Some of you who know your church history might be thinking: “This is pure Gnosticism!” Indeed. As the Apostle John warned us years ago:
Dear friends, do not believe every spirit, but test the spirits to see whether they are from God, because many false prophets have gone out into the world. 2This is how you can recognize the Spirit of God: Every spirit that acknowledges that Jesus Christ has come in the flesh is from God, 3but every spirit that does not acknowledge Jesus is not from God. This is the spirit of the antichrist, which you have heard is coming and even now is already in the world. – I John 4:1-3
Today’s Gnostic Antinomians do not need to insist that Jesus has “not come in the flesh” – they simply say it doesn’t really matter whether he did or not. As I pointed out in a recent post on my own blog, even contemporary figures who speak well of the Bible and are largely embraced by “conservatives” in the West are clearly flirting with such Gnosticism.
But again, the roots of this monster, born from a Christian cradle, are ultimately to be found in a lack of faith in God’s word, pure and simple.
A few more quick words about my pastor and this paper of his. As a pastor in the Lutheran Church-Missouri Synod, his paper (here is the link again) gives a very short historical account of how this modern antinomian spirit, present in less overt forms since the days of the Reformation (no Roman Catholics – Luther himself is not to blame here!), has been embraced by many today who claim the Lutheran mantel. You will learn more about:
- Martin Luther’s and the early Lutherans’ battles vs. their antinomian opponents.
- How Werner Elert’s work was strategically used in the LC-MS by men like Ed Schroeder, Richard Baepler, and Robert Schultz to counter the doctrine of the Bible’s verbal inspiration (Jaroslav Pelikan recommended it be used for this reason!) and the third use of the law.
- How C.F.W. Walther’s brilliant book on Law and Gospel was also hijacked and used as a relatively Barth-friendly wedge to counter Francis Peiper’s Christian Dogmatics and Walther’s own work on pastoral theology!
- David Yeago’s 1993 paper in the journal Pro Ecclesia: “Gnosticism, Antinomianism, and Reformation Theology: Reflections on the Costs of a Construal,” where he, among other things, says some teach that “The law oppresses because of the kind of word it is, not because of the situation in which we encounter it.”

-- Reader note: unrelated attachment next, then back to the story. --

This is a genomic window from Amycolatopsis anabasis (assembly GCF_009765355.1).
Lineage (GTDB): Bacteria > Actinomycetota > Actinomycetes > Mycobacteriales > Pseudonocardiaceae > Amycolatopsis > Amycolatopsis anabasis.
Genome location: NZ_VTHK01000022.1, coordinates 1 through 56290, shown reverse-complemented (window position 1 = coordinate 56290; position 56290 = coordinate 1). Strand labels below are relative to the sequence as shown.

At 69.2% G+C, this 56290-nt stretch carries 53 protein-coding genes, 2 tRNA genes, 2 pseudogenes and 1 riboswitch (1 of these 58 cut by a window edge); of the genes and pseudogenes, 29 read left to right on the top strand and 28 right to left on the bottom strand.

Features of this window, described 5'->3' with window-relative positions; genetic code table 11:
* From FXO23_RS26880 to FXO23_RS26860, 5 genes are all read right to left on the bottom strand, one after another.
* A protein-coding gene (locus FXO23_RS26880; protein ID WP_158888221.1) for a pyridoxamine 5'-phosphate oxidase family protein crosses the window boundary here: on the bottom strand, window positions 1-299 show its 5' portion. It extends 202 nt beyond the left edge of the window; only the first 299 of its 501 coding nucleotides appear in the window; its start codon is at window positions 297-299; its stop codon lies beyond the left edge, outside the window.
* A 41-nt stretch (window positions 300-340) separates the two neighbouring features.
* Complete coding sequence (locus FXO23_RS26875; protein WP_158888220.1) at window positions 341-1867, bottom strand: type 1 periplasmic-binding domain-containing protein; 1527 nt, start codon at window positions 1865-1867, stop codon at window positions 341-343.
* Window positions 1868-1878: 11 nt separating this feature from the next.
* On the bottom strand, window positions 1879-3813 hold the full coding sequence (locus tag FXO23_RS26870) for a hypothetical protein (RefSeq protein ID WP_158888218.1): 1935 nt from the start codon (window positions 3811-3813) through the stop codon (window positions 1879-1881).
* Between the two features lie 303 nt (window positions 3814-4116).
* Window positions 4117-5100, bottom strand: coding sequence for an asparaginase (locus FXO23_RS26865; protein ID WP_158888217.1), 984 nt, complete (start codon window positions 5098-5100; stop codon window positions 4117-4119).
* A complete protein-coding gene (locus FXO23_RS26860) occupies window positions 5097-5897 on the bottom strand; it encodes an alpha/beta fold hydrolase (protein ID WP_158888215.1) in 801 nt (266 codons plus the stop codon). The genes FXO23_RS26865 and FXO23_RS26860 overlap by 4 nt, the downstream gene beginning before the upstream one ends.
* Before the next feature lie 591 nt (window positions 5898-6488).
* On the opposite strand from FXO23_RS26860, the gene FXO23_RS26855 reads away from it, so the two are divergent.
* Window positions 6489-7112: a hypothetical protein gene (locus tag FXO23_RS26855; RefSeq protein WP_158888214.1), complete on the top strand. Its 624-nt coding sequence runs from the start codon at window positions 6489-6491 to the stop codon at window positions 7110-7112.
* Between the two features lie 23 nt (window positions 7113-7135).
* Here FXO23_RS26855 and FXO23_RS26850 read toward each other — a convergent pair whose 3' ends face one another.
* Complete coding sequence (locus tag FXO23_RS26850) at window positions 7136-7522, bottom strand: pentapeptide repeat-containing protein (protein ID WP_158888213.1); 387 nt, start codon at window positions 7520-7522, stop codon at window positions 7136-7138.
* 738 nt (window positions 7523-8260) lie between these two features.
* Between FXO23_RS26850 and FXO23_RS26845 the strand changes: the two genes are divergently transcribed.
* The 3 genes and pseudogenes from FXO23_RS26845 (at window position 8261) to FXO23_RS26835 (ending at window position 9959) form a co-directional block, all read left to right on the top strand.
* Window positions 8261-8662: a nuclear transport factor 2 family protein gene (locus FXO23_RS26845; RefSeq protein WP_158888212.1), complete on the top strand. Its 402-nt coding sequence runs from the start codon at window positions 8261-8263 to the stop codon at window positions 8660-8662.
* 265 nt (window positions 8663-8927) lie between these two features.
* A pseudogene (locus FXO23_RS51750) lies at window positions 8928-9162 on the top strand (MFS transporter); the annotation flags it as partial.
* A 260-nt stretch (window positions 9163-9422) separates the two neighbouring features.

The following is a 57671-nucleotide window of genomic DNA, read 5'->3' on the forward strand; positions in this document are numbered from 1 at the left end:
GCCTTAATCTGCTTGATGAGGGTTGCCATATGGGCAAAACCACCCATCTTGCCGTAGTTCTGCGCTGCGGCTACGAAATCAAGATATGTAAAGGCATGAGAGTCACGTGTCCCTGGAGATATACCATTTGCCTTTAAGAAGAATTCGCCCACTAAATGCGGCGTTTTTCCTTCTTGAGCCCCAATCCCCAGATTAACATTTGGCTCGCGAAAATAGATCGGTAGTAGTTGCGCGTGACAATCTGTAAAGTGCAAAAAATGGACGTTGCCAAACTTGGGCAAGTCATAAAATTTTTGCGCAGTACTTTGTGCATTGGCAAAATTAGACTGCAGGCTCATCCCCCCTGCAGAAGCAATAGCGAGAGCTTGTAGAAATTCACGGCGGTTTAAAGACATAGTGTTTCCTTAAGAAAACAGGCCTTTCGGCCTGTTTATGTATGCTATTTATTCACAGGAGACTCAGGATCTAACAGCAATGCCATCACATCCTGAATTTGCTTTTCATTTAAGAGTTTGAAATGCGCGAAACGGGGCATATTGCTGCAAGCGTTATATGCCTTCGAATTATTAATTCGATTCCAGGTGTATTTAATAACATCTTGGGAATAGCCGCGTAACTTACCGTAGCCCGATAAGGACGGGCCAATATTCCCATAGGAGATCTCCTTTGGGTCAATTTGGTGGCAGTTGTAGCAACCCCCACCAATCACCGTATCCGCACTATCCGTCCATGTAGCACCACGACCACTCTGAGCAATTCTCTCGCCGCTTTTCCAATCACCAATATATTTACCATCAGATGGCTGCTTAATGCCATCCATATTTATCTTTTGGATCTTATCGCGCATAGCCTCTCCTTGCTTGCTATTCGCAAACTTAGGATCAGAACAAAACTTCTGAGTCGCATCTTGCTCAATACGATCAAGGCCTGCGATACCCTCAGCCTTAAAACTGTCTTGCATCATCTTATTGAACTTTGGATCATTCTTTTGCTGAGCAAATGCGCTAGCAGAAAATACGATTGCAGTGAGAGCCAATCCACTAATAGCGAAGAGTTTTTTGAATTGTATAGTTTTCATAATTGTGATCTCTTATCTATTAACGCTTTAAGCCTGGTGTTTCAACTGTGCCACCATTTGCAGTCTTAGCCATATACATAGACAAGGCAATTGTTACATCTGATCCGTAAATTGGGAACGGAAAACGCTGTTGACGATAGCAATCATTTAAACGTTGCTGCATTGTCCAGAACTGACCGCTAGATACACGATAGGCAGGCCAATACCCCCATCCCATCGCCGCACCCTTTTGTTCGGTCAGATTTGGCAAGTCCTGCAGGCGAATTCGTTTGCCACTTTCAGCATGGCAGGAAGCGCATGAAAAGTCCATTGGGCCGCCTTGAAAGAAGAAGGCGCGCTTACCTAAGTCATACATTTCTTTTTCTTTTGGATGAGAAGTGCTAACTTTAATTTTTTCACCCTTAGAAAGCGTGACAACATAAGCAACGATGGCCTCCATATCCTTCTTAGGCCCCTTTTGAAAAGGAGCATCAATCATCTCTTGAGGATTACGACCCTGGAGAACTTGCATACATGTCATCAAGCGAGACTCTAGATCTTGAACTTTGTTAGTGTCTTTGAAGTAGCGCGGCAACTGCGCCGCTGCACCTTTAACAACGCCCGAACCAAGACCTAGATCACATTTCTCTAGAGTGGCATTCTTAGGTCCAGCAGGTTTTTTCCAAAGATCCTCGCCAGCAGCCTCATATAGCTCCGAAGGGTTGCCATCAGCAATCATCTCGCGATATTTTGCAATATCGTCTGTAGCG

- The Evangelical Lutheran Church of America’s (ELCA) rejection of Yeago’s warning and full embrace of antinomianism at their 2009 convention via Timothy Wengert’s completely novel “bound conscience” doctrine (echoing the conscience quote from the Lutheran pastors quoted above).
- interesting facts about the battle in the LC-MS from the last 15 or so years (including the burying of Kurt Marquart’s paper on the 3rd use of the law by Concordia Theological Seminary in Ft. Wayne).
In short, Strawn speaks of a “gradual, almost imperceptible, adaptation of the usage of the law/gospel distinction” as a “foundational dialectic epistemology” in the LC-MS where there is a “rejection of the law — of God working through creation, even shaping and molding creation[,… this being] a fundamental epistemological assumption”. He even notes that more conservative ELCA folks located the origins of some of their own problems as coming from the LC-MS (i.e. Concordia Theological Seminary in St. Louis and “Seminex” in the 1970s)! Don’t let terminology like “foundational dialectic epistemology” frighten you away. My pastor takes the time to unpack it more in the paper.
Thankfully, a lot of LC-MS Lutherans have not embraced this “hard antinomianism.” At the same time, I have heard another relatively conservative Lutheran pastor tell me that he taught his young children to cover their ears and scream whenever they heard a pastor try to tell them what they should be doing after hearing the message that Jesus had put away their sins.
In that case folks, I guess you might as well close your Bibles as well. Do you think that kind of thinking might just possibly be related to the problems described above?
*For a more nuanced critique of that quote, see here.